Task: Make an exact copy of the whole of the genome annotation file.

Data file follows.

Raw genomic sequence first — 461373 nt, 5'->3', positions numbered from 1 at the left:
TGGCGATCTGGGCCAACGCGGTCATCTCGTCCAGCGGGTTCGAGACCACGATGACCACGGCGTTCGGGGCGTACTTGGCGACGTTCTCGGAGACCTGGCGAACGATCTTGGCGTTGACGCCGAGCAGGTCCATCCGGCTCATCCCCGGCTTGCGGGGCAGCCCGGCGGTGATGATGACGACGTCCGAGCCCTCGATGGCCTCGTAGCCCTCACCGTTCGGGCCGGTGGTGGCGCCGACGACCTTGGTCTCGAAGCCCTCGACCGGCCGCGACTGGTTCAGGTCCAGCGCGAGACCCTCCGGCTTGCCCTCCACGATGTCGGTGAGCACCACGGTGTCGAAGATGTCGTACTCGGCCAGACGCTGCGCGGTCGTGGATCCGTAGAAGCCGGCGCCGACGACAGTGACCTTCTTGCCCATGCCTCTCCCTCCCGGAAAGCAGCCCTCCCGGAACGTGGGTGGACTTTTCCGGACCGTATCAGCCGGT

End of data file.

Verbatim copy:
Raw genomic sequence first — 461373 nt, 5'->3', positions numbered from 1 at the left:
TGGCGATCTGGGCCAACGCGGTCATCTCGTCCAGCGGGTTCGAGACCACGATGACCACGGCGTTCGGGGCGTACTTGGCGACGTTCTCGGAGACCTGGCGAACGATCTTGGCGTTGACGCCGAGCAGGTCCATCCGGCTCATCCCCGGCTTGCGGGGCAGCCCGGCGGTGATGATGACGACGTCCGAGCCCTCGATGGCCTCGTAGCCCTCACCGTTCGGGCCGGTGGTGGCGCCGACGACCTTGGTCTCGAAGCCCTCGACCGGCCGCGACTGGTTCAGGTCCAGCGCGAGACCCTCCGGCTTGCCCTCCACGATGTCGGTGAGCACCACGGTGTCGAAGATGTCGTACTCGGCCAGACGCTGCGCGGTCGTGGATCCGTAGAAGCCGGCGCCGACGACAGTGACCTTCTTGCCCATGCCTCTCCCTCCCGGAAAGCAGCCCTCCCGGAACGTGGGTGGACTTTTCCGGACCGTATCAGCCGGT